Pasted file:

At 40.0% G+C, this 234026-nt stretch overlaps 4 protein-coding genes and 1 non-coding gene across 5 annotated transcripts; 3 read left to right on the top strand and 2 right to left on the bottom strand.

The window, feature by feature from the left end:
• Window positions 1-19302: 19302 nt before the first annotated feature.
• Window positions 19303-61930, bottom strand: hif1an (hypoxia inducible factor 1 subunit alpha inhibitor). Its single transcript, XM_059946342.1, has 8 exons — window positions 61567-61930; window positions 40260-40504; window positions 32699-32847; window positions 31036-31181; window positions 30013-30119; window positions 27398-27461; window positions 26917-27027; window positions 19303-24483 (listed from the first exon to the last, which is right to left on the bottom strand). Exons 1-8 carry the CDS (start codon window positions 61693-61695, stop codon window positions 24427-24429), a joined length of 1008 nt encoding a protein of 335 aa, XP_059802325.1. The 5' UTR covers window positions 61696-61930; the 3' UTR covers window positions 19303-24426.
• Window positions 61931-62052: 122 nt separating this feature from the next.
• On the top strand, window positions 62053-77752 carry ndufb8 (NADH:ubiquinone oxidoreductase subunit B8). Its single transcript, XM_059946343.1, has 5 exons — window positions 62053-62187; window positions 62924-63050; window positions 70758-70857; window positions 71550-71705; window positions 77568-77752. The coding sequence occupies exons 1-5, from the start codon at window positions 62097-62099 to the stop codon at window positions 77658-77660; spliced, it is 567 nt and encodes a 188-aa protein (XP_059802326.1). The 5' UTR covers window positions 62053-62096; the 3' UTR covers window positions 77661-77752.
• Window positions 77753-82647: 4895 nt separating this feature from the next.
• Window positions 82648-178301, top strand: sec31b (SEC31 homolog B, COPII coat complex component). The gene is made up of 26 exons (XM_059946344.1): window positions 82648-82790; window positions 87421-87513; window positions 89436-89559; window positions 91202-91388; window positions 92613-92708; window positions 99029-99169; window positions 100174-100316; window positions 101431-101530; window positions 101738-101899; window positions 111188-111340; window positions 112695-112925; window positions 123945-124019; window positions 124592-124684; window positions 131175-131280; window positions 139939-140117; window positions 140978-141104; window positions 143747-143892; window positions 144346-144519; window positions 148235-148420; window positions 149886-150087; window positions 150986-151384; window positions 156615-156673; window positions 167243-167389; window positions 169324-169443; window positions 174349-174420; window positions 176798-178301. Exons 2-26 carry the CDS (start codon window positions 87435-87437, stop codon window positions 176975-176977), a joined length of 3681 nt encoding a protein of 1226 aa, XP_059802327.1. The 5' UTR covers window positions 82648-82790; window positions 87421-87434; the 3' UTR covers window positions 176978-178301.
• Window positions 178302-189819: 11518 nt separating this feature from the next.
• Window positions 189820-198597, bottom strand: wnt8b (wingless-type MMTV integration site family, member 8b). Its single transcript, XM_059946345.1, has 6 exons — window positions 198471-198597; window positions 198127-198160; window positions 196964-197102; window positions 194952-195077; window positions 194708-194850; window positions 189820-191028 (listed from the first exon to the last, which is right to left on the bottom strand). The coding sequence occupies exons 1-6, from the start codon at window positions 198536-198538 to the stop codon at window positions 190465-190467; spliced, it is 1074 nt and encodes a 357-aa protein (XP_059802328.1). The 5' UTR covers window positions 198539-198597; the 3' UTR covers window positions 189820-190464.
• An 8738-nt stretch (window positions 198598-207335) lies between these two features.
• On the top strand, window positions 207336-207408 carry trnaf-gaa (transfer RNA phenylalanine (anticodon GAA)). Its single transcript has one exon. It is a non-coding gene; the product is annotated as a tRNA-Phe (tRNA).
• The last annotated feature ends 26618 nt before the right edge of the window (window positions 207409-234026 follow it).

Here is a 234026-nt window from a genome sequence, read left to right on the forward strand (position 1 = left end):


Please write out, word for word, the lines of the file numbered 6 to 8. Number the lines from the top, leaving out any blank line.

• On the top strand, window positions 62053-77752 carry ndufb8 (NADH:ubiquinone oxidoreductase subunit B8). Its single transcript, XM_059946343.1, has 5 exons — window positions 62053-62187; window positions 62924-63050; window positions 70758-70857; window positions 71550-71705; window positions 77568-77752. The coding sequence occupies exons 1-5, from the start codon at window positions 62097-62099 to the stop codon at window positions 77658-77660; spliced, it is 567 nt and encodes a 188-aa protein (XP_059802326.1). The 5' UTR covers window positions 62053-62096; the 3' UTR covers window positions 77661-77752.
• Window positions 77753-82647: 4895 nt separating this feature from the next.
• Window positions 82648-178301, top strand: sec31b (SEC31 homolog B, COPII coat complex component). The gene is made up of 26 exons (XM_059946344.1): window positions 82648-82790; window positions 87421-87513; window positions 89436-89559; window positions 91202-91388; window positions 92613-92708; window positions 99029-99169; window positions 100174-100316; window positions 101431-101530; window positions 101738-101899; window positions 111188-111340; window positions 112695-112925; window positions 123945-124019; window positions 124592-124684; window positions 131175-131280; window positions 139939-140117; window positions 140978-141104; window positions 143747-143892; window positions 144346-144519; window positions 148235-148420; window positions 149886-150087; window positions 150986-151384; window positions 156615-156673; window positions 167243-167389; window positions 169324-169443; window positions 174349-174420; window positions 176798-178301. Exons 2-26 carry the CDS (start codon window positions 87435-87437, stop codon window positions 176975-176977), a joined length of 3681 nt encoding a protein of 1226 aa, XP_059802327.1. The 5' UTR covers window positions 82648-82790; window positions 87421-87434; the 3' UTR covers window positions 176978-178301.